Lung Cancer and Women: What You Need to Know

November is Lung Cancer Awareness month. Lung cancer kills more women than any other cancer – nearly 200 each day. Most die within a year of diagnosis. Yet lung cancer remains the “hidden” women’s cancer – little known and rarely discussed. It is the least funded cancer in terms of research dollars per death of all the major cancers.

It’s one of the only cancers where patients are routinely blamed for causing their condition. But despite lung cancer’s strong association with tobacco use, one in five women who develop the disease has never smoked.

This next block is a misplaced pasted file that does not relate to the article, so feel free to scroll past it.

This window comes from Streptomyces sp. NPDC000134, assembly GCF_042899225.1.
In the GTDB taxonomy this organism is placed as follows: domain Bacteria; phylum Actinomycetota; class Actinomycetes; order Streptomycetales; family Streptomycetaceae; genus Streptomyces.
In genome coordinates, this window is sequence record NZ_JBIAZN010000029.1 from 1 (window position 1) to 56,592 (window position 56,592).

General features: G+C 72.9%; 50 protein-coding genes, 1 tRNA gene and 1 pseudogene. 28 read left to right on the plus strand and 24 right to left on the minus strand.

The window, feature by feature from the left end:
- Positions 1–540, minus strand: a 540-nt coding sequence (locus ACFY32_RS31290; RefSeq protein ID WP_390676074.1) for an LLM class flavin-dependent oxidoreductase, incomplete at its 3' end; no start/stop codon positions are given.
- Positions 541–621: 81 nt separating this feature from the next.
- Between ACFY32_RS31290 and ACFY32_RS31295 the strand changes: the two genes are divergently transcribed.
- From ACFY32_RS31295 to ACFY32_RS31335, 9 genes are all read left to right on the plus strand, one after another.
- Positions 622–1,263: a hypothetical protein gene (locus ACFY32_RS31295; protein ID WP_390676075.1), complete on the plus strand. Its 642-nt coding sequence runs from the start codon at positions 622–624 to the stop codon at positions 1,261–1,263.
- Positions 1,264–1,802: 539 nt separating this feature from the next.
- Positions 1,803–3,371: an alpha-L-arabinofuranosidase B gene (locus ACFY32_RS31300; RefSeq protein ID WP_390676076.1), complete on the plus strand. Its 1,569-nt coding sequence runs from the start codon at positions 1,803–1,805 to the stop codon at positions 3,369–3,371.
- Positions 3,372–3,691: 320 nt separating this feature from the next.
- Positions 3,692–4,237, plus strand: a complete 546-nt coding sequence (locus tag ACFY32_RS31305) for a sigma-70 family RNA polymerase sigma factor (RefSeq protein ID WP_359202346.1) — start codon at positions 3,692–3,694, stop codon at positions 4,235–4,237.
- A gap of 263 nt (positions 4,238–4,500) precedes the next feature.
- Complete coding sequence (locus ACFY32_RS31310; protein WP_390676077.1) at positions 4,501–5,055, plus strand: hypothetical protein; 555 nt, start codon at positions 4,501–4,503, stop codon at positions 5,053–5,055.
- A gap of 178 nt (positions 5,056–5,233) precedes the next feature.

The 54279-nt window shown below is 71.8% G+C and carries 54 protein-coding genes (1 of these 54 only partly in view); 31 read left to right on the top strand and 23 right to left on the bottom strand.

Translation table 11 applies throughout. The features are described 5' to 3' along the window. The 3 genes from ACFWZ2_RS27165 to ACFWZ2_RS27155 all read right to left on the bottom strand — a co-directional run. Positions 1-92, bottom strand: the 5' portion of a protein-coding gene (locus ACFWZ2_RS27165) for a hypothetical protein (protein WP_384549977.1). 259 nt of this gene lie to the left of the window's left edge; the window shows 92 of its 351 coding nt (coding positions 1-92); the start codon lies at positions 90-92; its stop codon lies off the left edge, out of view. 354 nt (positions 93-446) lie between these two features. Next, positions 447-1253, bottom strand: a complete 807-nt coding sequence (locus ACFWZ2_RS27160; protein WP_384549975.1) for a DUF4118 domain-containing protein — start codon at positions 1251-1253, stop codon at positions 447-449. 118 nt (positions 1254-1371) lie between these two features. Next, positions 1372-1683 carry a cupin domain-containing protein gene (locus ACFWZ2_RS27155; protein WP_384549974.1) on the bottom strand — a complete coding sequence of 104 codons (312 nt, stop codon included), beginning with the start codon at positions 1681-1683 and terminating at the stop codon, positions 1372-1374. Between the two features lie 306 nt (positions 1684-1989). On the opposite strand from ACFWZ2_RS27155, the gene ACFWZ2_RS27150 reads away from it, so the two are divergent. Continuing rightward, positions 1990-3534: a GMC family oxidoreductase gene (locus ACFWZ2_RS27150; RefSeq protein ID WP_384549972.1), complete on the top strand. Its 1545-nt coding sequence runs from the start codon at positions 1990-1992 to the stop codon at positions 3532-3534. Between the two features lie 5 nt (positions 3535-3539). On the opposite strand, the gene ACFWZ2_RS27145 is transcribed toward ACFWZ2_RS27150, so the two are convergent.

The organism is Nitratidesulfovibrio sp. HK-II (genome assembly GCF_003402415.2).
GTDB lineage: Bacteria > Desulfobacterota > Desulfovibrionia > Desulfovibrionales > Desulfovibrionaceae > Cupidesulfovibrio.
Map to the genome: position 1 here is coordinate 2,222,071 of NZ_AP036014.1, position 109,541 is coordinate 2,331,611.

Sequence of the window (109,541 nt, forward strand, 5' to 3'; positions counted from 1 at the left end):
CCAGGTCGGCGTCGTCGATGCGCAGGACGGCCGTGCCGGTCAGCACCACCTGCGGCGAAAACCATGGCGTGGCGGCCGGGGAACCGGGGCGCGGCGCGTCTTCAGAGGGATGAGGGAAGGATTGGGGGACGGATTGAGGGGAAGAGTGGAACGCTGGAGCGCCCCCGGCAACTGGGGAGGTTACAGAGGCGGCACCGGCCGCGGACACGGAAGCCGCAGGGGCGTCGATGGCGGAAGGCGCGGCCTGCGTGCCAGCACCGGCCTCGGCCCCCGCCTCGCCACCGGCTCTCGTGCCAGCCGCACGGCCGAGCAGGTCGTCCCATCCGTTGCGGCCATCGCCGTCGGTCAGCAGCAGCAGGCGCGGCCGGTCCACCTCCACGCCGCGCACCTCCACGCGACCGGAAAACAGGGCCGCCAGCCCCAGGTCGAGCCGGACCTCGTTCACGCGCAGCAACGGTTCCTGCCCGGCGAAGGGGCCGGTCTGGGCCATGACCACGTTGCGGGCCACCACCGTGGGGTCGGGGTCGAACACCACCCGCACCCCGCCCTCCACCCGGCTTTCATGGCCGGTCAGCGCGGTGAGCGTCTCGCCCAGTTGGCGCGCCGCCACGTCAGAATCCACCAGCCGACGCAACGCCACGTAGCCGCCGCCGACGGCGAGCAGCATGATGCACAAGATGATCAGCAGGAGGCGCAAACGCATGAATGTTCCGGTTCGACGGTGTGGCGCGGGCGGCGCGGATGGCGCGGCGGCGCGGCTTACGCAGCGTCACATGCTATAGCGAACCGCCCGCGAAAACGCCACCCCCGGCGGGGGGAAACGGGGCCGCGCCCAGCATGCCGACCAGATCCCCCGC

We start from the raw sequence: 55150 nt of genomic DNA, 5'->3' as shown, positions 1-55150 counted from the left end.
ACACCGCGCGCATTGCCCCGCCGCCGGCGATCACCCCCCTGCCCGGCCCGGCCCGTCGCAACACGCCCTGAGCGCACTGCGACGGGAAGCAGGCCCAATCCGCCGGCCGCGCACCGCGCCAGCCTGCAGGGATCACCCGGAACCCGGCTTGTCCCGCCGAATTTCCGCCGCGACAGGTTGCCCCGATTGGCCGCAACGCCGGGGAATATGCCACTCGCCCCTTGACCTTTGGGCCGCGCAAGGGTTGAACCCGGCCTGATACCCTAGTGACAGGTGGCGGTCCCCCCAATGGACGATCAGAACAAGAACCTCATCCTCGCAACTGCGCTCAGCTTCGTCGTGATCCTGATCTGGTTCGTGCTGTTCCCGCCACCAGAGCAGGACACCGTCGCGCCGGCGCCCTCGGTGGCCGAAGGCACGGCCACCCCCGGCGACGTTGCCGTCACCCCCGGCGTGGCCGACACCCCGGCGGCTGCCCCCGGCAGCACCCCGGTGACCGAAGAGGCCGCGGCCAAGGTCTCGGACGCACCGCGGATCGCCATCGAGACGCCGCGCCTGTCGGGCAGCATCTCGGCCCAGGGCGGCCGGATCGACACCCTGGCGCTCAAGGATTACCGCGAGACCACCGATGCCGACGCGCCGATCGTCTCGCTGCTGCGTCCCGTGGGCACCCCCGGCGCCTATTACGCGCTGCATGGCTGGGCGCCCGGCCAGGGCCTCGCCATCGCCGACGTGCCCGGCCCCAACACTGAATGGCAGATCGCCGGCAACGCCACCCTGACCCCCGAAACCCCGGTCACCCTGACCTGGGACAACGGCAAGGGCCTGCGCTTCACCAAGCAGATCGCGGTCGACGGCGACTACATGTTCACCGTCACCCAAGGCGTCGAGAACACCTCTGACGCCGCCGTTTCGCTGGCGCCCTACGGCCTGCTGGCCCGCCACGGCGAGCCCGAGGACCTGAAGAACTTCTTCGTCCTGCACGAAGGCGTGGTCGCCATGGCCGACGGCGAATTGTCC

What’s the Difference?

Lung cancer develops differently in women and men. There are sex differences in many areas of the disease, including risk factors, clinical characteristics, progression and length of survival.

For example:
• Women who have never smoked appear to be at greater risk for developing lung cancer than men who have never smoked.
• Women tend to develop lung cancer at younger ages than men.

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